Senators are goons, but Red Wings must answer the bell

Yes

The Senators have used their physical style of play in their battles with the Red Wings this season.

What’s this brewing in the Norris — whoops, we mean — Atlantic Division? Is there a rivalry between the Detroit Red Wings and Ottawa Senators?

We’ve craved this since the Colorado Avalanche crawled into extinction via a 7-0 blowout in 2002. In recent years, the San Jose Sharks tried to become an enemy with a few cute snow showers, but the battle never got nasty. Now with conference realignment, that’s a lost cause.

But maybe something is budding now — or maybe not, because it takes two to tango, and the Red Wings must prove their toughness Sunday in a rematch against the big, bad Senators, who bullied their way to victory this past Saturday at Joe Louis Arena.

Paul MacLean’s old-school Sens hacked, whacked and attacked Detroit — mixed with a few cheap shots. Chris Neil took a run at Henrik Zetterberg, Marc Methot and Jared Cowen tried to deliberately injure Wings players with dirty hits, Neil took liberty with diminutive Gustav Nyquist, and Cowen dropped Pavel Datsyuk with a blatant elbow to the chin.

And the Wings did nothing about it.

Oh, Brendan Smith tried to fight Neil in the second period, but he hung on for dear life, a victory for the Ottawa goon on the judges’ scorecard. But what’s one fight matter? Much more was needed, considering the Senators continued to slap the Wings across the rink. How about returning the nastiness? Remember Slava Kozlov’s face-plant smash to Adam Foote in the 1996 playoffs? How about Igor Larionov’s headlock of Peter Forsberg on March 26, 1997? It really doesn’t take much to send a message.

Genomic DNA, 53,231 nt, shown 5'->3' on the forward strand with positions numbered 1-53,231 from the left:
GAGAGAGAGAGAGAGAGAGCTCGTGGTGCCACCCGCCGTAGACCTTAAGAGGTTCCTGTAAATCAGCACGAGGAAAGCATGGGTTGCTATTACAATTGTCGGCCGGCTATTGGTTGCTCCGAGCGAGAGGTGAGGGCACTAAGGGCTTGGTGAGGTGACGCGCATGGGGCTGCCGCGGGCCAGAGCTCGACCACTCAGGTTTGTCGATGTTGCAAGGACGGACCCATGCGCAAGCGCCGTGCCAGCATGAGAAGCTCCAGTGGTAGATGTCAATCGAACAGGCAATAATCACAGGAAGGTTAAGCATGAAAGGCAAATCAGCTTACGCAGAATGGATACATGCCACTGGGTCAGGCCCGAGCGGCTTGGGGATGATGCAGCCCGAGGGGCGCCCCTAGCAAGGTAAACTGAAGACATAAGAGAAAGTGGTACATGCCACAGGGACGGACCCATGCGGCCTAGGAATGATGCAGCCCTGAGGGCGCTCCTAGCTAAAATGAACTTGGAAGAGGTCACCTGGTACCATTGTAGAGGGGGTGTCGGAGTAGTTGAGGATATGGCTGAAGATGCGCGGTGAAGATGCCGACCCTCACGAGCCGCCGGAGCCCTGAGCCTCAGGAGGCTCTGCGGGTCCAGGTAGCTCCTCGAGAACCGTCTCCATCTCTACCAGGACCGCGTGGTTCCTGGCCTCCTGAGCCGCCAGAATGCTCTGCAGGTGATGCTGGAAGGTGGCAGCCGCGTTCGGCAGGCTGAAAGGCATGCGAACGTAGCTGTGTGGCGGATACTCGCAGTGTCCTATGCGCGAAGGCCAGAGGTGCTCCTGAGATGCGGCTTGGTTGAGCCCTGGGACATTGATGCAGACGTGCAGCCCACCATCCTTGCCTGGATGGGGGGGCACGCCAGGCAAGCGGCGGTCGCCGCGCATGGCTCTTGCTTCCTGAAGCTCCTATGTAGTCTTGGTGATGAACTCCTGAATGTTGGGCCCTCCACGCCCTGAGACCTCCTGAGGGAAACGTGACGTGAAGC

That said, someone must hammer Cowen on Sunday for his mugging of Datsyuk. We’ve stated before that we’re not fans of fighting, but there is a need to protect teammates against the stick-swinging, butcher-shop carving Senators, who have zero respect for the Wings’ skilled players.

Goons. Methot high-sticked Smith, lowered his hip and tried to clip the legs of Tomas Tatar, then took a run at Datsyuk. Mark Borowiecki and Neil bullrushed Johan Franzen after a whistle. Chris Phillips knocked Tatar into the net. Kyle Turris slashed Darren Helm in the back of the leg. And Cowen — or should we say “Coward” — took an intent-to-injure run at Helm in the midstages of the second period, high-sticked him in the third period, then deliberately injured Datsyuk.

And you wanna know what’s sick? It worked. Zetterberg and Datsyuk had zero shots through two periods, an effort eerily similar to the Calgary Flames’ clutching, grabbing and holding clinic of the Wings’ superstars in the 2004 playoffs under coach Darryl Sutter.

The Senators, who led the NHL in minor-penalty infractions entering this week, are an extension of MacLean. The Walrus likes this dirty stuff. Hark back to last May’s playoffs when Eric Gryba’s blindside hit bloodied and concussed Montreal Canadiens center Lars Eller. Afterward, MacLean called it “a hockey play that went bad for Eller.” Blatant disrespect.

But MacLean doesn’t care about the opponent, nor do his skaters, and it showed again with their dirty play at Joe Louis Arena.

Truth be told, the Senators’ bullying was a microcosm of the Wings’ struggles in recent postseasons: Not enough grit and muscle. It’s a team-wide weakness that creates losses in critical puck battles, and, an inability to sustain pressure in the attacking zone.

Something has to change soon. Maybe it’s Sunday. Maybe that’s when the Wings show us they’re made of men who are capable of protecting their star players.

If not? Then forget the rivalry, it will just be another Ottawa mugging that will become really, really ugly if they meet in the postseason.

Leave a Reply

Your email address will not be published.